Getting from Merida in Venezuela to Santa Marta on the Caribbean Coast of Colombia is a long but relatively easy journey. One thing to note was that we tried to leave the day before a bank holiday which was impossible as the buses were booked out and nothing for the holiday itself so we were delayed by two days.
Note: If there is a holiday coming up (and there seem to be a lot of them), aim to travel either side of the busy dates.
The journey to from Merida to Santa Marta involves:
- An overnight bus from Merida to Maracaibo (140 Bolivars – 9 hours)
- A por puesto (a big old taxi that seats five passengers) from Maracaibo to Maicao, Colombia (120 Bolivars – 3-4 hours).
- Exit tax (90 Bolivars) per person, payable on route.
- A bus from Maicao to Santa Marta (USD$12 each – 3 hours)
- A taxi from the bus terminal to your accommodation ($4,000 COP, 10 minutes).
Bus from Merida to Maracaibo
In Merida, you can only book your tickets on the day of travel so even if you will take a night bus, get into the terminal to book your tickets in the morning.
There are 3 or 4 companies which do the overnight bus trip – not sure if there is much difference in quality, but price and times seem similar. There are also 2 companies that don’t use the comfortable executive buses so make sure you see what kind of bus you are booking.
Our bus was scheduled for 8pm and was an hour late in departing. Security is tight and to board you need your passport, a receipt for the small tax payment (same in most Venezuelan bus terminals) and then a pad down with a security wand or bag check.
Once aboard we settled in and they played a movie in Spanish with Spanish subtitles, which is great if you are learning Spanish. (See long distance buses in Venezuela)
We arrived in Maracaibo at 6am.
Por Puesto (taxi) or bus from Maracaibo to Maicao
There is a daily bus from Maracaibo to Santa Marta direct but it leaves before the Merida bus arrives in the morning, so the alternative option is to drive to Maicao in a por puesto.
In Maracaibo the por puestos are big old American cars. There were probably about 20 men who seemed to work for the por puesto’s there, they all seemed pretty friendly and all went to Maicao.
We agreed to go in a por puesto (120 Bolivars each) and waited for about 10 minutes until one other lady joined the group to make it a full (5 passengers). It was a squish, but we were lucky as they had air conditioning and luckier still that we had our hoodies handy as it got cold!
We felt pretty safe and we were now travelling with a local mother and son combo as well as another Venezuelan woman in her 50’s.
Crossing the border from Venezuela to Colombia
Maicao is just over the Colombian border. The journey took around 3.5 hours. Along the way you are stopped continually at checkpoints. We flashed our passports, answered some simple questions and never encountered any problems.
We did get held up when authorities spent some time examining one guys ID, but otherwise no real hassles other than the multitude of stops.
The driver and our fellow passengers knew the routine for foreigners like us. They stopped the taxi and directed us to the office to pay the exit tax from Venezuela – 90 Bolivars each.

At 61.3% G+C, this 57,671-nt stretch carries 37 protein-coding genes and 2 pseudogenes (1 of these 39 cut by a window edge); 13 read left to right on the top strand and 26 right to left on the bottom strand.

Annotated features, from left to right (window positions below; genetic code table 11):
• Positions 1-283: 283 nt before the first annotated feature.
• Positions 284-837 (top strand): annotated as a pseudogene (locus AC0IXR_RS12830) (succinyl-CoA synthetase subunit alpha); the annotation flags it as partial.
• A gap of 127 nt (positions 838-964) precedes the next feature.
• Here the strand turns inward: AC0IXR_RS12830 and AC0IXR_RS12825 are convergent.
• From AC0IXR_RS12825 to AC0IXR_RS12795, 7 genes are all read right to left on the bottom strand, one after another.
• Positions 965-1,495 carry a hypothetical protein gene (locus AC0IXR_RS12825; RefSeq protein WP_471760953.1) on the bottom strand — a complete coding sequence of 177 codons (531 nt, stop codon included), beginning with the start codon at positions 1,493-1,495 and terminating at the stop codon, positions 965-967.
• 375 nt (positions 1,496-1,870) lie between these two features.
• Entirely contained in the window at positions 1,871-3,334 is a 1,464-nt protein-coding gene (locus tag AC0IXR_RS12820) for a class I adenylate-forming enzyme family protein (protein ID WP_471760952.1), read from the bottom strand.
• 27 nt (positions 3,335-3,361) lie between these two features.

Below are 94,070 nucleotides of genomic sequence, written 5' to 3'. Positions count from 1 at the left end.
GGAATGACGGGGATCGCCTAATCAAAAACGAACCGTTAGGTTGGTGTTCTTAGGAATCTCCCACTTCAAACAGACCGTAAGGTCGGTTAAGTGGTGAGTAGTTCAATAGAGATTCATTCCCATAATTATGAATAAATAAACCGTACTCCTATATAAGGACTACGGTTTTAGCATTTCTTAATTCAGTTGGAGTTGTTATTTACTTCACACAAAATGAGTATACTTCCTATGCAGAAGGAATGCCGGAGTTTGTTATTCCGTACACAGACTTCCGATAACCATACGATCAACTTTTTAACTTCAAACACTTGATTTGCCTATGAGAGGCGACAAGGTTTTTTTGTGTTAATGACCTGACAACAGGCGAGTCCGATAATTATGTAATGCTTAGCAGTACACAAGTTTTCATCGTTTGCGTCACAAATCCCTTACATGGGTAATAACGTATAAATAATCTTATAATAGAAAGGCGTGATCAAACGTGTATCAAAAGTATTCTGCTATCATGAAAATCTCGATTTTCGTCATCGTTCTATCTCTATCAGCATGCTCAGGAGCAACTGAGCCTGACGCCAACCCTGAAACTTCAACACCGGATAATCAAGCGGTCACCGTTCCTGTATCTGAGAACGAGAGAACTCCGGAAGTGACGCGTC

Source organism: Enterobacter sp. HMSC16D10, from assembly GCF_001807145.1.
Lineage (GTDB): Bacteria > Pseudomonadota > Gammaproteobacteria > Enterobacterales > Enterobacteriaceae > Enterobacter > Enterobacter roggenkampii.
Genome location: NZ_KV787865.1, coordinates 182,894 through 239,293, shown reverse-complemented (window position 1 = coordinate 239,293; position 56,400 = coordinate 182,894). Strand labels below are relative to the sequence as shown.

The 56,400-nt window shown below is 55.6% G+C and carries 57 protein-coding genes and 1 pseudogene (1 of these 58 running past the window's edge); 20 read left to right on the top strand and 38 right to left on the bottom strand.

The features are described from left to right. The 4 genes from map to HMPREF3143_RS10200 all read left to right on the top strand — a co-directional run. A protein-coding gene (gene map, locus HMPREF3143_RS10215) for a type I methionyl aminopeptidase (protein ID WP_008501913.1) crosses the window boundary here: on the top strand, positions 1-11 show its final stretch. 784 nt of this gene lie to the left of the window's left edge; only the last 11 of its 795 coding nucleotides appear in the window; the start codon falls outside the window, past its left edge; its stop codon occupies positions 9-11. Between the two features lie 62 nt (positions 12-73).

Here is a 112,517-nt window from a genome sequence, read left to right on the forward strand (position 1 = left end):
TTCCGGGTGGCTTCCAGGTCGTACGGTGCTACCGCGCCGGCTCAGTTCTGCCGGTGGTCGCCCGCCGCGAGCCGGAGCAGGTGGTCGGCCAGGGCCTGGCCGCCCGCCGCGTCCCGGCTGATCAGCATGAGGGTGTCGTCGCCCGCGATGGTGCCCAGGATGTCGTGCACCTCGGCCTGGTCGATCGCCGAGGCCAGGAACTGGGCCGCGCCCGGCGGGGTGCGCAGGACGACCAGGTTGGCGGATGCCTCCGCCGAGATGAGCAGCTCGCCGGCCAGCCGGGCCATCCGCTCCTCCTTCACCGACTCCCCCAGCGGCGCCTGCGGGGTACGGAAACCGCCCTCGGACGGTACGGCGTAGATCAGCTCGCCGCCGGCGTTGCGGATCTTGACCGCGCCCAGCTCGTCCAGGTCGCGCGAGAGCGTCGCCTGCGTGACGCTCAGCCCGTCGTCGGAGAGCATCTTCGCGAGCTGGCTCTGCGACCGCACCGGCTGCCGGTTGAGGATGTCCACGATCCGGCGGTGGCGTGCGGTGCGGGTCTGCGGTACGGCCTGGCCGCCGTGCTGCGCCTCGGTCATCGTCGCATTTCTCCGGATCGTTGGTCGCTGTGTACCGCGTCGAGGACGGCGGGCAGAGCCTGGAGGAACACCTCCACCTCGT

This is at a checkpoint in the middle of nowhere and has a big old office on the left hand side of the road.
When you get close to the Colombian border the por puesto driver again indicated that we needed to go and get our passports stamped.
You walk across the road and into a building which has a blue pyramid roof – the officials stamp your passport and you walk into Colombia. We met our driver on the other side about a 2 minute walk away.
We also changed the last of our Bolivars with one of the money changers at the crossing here. You can also do this in Colombia, but we didn’t have much so haggling the exchange rate wasn’t too important.
The por puesto then drove us about another 15 minutes into Maicao and dropped us at the bus terminal.
Bus from Maicao to Santa Marta
There were a couple of options for buses to Santa Marta.
The old lady from our por puesto befriended us and got us a seat on the one which she thought was the best (direct with air conditioning). The bus left at approx 9.30am and cost us $21,000 COP each (roughly USD$12).
You can also exchange Bolivars at a desk in a small dark room the terminal so ask around if you have any left.
The bus stops and takes security pictures of everyone on the bus. It also makes many stops along the way to pick up food and drinks vendors that bring yummy food to you in your seat, so make sure you have some small change!
The bus journey was uneventful and took approx 3 hours to Santa Marta. We hopped off at the bus terminal (most of the passengers carried on, so watch out for the terminal) and caught a taxi to our accommodation.
The taxi from the bus terminal to your accommodation in Santa Marta should be about $4-5000 COP but if they think you are a tourist they will try to charge you more.
In total the journey took us about 18 hours and cost us each just under USD$60 including exit taxes. We didn’t feel unsafe and if you take the usual caution and look after your belongings you should happily make it to the great country of Colombia.
Safety note: A week after we took this journey some guerrillas bombed a part of this crossing and killed 12 military personnel. We never felt at risk, but of course you can be in the wrong place at the wrong time.
- Venezuelan Currency: What travellers must know
- Budget accommodation in Santa Marta, Colombia
- FEATURE VIDEO: Inspiring story from Santa Marta
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